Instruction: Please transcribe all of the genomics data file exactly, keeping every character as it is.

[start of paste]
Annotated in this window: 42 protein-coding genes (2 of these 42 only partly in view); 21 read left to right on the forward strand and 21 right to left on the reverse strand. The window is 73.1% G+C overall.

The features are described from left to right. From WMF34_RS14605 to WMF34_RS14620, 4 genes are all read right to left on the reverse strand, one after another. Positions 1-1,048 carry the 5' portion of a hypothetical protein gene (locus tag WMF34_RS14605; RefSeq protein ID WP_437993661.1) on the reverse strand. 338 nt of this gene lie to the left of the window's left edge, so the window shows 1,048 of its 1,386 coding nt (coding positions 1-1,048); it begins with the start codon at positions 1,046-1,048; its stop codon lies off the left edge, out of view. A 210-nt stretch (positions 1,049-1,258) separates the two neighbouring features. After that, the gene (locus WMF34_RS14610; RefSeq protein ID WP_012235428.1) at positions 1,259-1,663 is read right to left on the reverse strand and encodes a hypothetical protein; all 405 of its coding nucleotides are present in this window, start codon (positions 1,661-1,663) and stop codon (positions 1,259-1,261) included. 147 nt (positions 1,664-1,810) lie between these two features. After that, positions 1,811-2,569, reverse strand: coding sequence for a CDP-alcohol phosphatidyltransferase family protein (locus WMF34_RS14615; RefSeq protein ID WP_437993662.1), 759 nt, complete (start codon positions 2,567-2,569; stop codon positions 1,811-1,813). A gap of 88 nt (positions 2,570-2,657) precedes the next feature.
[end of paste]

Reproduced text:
Annotated in this window: 42 protein-coding genes (2 of these 42 only partly in view); 21 read left to right on the forward strand and 21 right to left on the reverse strand. The window is 73.1% G+C overall.

The features are described from left to right. From WMF34_RS14605 to WMF34_RS14620, 4 genes are all read right to left on the reverse strand, one after another. Positions 1-1,048 carry the 5' portion of a hypothetical protein gene (locus tag WMF34_RS14605; RefSeq protein ID WP_437993661.1) on the reverse strand. 338 nt of this gene lie to the left of the window's left edge, so the window shows 1,048 of its 1,386 coding nt (coding positions 1-1,048); it begins with the start codon at positions 1,046-1,048; its stop codon lies off the left edge, out of view. A 210-nt stretch (positions 1,049-1,258) separates the two neighbouring features. After that, the gene (locus WMF34_RS14610; RefSeq protein ID WP_012235428.1) at positions 1,259-1,663 is read right to left on the reverse strand and encodes a hypothetical protein; all 405 of its coding nucleotides are present in this window, start codon (positions 1,661-1,663) and stop codon (positions 1,259-1,261) included. 147 nt (positions 1,664-1,810) lie between these two features. After that, positions 1,811-2,569, reverse strand: coding sequence for a CDP-alcohol phosphatidyltransferase family protein (locus WMF34_RS14615; RefSeq protein ID WP_437993662.1), 759 nt, complete (start codon positions 2,567-2,569; stop codon positions 1,811-1,813). A gap of 88 nt (positions 2,570-2,657) precedes the next feature.